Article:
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I hope and pray that crowds can come back when Highland League returns, says Wick chairman


By Alan Hendry

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Chairman Pat Miller says Wick Academy will carry out work on Harmsworth Park and start preparing for next season. Picture: Alan Hendry
Chairman Pat Miller says Wick Academy will carry out work on Harmsworth Park and start preparing for next season. Picture: Alan Hendry

Wick Academy chairman Pat Miller says he is hoping and praying that crowds will be allowed back inside grounds when the 2021/22 Highland League season kicks off.

He admitted that it came as a relief when the league management committee agreed this week to call a halt to the current campaign because of the disruption caused by Covid-19.

Miller said the move would allow Academy to carry out pitch improvements at Harmsworth Park over the coming months – but warned that Covid-19 protocols may still be in place when football does return.

The chairman admitted that clubs will struggle financially, although he praised the "fantastic" response by some supporters who have donated money to the Scorries.

The league management committee said it was ending the season as there was no viable way of concluding it within a reasonable timescale. Brora Rangers – the title holders and league leaders after their opening three fixtures of 2020/21 – were declared as champions again and will be put forward as the league's nominated club for the end-of-season Scottish Professional Football League play-offs.

The committee noted that the cost of PCR testing, at an estimated £1500 per club each week, would be "beyond the sustainable resources" of Highland League teams and hoped that circumstances would allow "a return to more normal activity" next season.

The shortened 2020/21 campaign began at the end of November with a 15-game fixture list. Academy were among nine teams who managed only two fixtures, while one club – Strathspey Thistle – failed to play any.

Miller said: “We have been on tenterhooks thinking what do we do if we have to start up again, and under what conditions.

“Testing was never going to come into the equation with us because of the monetary factor. It was always going to have to be that the testing would drop out before we would start.

“We’re going the right way Covid-wise but there are still hills to climb and all it needs is one outbreak somewhere and everything would be back to square one.

“For us I think it’s just a bit of relief that we can now maybe get some work done on the park earlier than normal and we can start preparing for next season. Hopefully everything goes okay and we can actually get started in July."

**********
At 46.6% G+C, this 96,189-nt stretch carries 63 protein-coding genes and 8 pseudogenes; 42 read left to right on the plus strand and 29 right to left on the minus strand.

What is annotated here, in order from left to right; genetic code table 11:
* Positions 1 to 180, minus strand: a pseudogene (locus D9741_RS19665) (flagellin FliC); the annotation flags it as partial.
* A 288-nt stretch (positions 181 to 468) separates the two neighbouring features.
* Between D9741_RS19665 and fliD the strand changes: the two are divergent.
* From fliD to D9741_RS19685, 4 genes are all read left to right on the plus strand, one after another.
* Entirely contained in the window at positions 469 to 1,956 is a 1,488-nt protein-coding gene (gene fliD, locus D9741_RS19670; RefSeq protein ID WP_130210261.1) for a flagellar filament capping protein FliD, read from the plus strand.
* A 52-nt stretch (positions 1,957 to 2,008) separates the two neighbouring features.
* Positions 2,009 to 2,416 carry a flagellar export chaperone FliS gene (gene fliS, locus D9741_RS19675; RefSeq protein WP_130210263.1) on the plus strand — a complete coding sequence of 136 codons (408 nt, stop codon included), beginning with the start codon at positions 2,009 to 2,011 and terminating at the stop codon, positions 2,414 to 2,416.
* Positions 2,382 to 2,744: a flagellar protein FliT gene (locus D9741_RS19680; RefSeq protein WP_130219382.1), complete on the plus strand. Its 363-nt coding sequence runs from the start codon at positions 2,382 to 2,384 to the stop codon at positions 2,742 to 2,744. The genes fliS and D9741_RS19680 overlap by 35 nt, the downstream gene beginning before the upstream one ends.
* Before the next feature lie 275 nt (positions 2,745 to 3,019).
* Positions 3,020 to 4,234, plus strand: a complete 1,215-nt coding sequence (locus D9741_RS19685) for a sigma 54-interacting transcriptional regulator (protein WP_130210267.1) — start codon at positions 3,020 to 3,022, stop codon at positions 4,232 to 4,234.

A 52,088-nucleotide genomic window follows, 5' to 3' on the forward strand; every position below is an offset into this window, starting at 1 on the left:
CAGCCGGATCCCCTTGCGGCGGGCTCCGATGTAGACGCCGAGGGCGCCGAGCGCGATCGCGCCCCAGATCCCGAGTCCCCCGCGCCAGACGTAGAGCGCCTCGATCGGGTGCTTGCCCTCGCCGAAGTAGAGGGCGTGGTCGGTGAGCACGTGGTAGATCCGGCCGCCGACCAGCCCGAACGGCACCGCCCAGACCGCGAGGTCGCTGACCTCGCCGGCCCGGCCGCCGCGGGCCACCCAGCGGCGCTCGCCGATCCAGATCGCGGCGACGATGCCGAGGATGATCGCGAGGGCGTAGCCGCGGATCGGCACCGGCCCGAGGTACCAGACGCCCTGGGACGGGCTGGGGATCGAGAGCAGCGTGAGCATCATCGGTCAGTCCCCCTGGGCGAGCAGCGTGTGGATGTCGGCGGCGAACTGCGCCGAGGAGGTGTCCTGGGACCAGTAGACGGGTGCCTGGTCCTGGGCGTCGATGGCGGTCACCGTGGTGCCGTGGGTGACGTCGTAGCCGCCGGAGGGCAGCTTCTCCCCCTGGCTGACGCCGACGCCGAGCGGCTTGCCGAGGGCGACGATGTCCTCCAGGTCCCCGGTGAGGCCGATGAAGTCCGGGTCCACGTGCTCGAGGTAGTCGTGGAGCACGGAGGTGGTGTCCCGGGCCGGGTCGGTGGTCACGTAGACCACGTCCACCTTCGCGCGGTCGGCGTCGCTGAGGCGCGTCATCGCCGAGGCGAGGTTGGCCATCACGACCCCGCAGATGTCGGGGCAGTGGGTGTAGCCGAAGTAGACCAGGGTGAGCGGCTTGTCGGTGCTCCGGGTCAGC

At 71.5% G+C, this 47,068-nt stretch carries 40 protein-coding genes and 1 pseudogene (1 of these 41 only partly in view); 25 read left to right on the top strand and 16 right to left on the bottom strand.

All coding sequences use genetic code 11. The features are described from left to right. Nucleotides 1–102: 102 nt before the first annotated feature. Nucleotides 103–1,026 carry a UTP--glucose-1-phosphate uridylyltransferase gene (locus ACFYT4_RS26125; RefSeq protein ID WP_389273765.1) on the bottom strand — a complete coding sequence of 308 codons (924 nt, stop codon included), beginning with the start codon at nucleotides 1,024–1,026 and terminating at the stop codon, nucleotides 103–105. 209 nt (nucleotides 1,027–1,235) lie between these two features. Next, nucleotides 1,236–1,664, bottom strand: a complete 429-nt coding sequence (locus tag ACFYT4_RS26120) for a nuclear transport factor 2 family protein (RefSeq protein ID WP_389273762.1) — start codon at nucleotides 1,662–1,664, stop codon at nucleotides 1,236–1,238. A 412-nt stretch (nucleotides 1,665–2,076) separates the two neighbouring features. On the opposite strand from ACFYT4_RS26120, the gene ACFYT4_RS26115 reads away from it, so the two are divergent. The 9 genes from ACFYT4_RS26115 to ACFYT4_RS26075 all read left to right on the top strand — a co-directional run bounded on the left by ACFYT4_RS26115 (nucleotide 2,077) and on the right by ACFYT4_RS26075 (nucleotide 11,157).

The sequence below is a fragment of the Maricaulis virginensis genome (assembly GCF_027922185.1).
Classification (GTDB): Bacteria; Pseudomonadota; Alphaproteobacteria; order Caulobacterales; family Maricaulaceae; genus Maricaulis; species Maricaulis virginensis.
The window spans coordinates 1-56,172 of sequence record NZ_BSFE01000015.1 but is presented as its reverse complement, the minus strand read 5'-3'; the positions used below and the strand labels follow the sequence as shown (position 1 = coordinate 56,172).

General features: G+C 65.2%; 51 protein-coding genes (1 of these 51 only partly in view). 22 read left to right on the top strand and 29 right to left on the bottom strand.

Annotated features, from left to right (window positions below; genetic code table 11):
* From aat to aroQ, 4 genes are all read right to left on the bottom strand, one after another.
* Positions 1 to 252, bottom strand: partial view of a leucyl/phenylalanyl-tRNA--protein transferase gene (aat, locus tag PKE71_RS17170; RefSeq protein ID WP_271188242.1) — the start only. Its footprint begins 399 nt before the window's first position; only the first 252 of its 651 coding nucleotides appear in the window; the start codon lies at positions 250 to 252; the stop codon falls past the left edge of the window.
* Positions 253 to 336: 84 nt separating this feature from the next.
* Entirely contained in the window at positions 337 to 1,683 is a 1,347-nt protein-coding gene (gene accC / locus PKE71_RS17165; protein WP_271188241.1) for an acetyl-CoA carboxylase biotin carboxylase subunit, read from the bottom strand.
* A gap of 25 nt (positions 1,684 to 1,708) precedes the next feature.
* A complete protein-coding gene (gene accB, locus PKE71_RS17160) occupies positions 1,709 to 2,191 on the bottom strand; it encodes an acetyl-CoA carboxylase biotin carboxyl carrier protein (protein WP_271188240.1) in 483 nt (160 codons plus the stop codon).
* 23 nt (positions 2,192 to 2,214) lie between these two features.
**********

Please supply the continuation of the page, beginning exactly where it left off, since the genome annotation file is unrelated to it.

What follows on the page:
Harmsworth Park hosted two competitive matches in 2020/21 – against Buckie Thistle in November (league) and Musselburgh Athletic in December (Scottish Cup) – when the Highland Council area was in level one of Scotland's five-tier system of coronavirus restrictions, with spectator numbers limited to 300 and with protocols in place.

Although progress is being made on the coronavirus vaccination programme, Miller warned that clubs could still face restrictions when the league restarts.

“Unfortunately I have a feeling that the match-day protocols are going to go on into autumn," he said. “I hope and pray that crowds are going to be allowed back because that’s why we play, at the end of the day – we play for the audience, we play to keep the town behind us.

“Trying to get it back to normal as soon as possible would be our ideal scenario.

“We have proven through the couple of games that we did play in Wick that we can handle a crowd in the Covid situation, and I’m hoping that we will go back to tier one where we can actually operate and use that. But I say it with my fingers crossed."

When asked about the impact on the club's finances, Miller said: “At the moment I would have to say that we’re not the worst-off club but we’re not the best-off club. I’ve been luckier than a lot of others because the footballing squad have never taken a penny’s wage since this started, so we haven’t had that worry.

“There are pluses and minuses because we haven’t had the £20,000 bus bill this year. But money-wise there is no doubt that we will struggle, and between now and the start of the season we have to try to get some finances together."

But he added: “We have been really surprised at the generosity of the people in Caithness who have just chapped on the door and handed us £100, £200. We have to thank these people – and they know who they are – for the generous donations that they’ve made to us.

"People realise that you’re not earning, you’ve got expenses, and I think it’s fantastic that they are dipping their hands in their pockets.

"People bought season tickets and got no reward from them, but we will work something out.

“We’ll have enough money to start the season and hopefully when we get back we’ll be able to generate some funds through our normal sources.

“But the crowd and hospitality is our main concern just now because we want people at the park. Playing in front of a couple of stewards doesn’t give the players the same buzz.”

Academy manager Gary Manson said the decision to halt the season had not come as a surprise. “I've been anticipating this for probably the last month or so," he said. “The longer it has dragged on, it was more and more difficult to see how they could squeeze in any kind of season before the play-offs."

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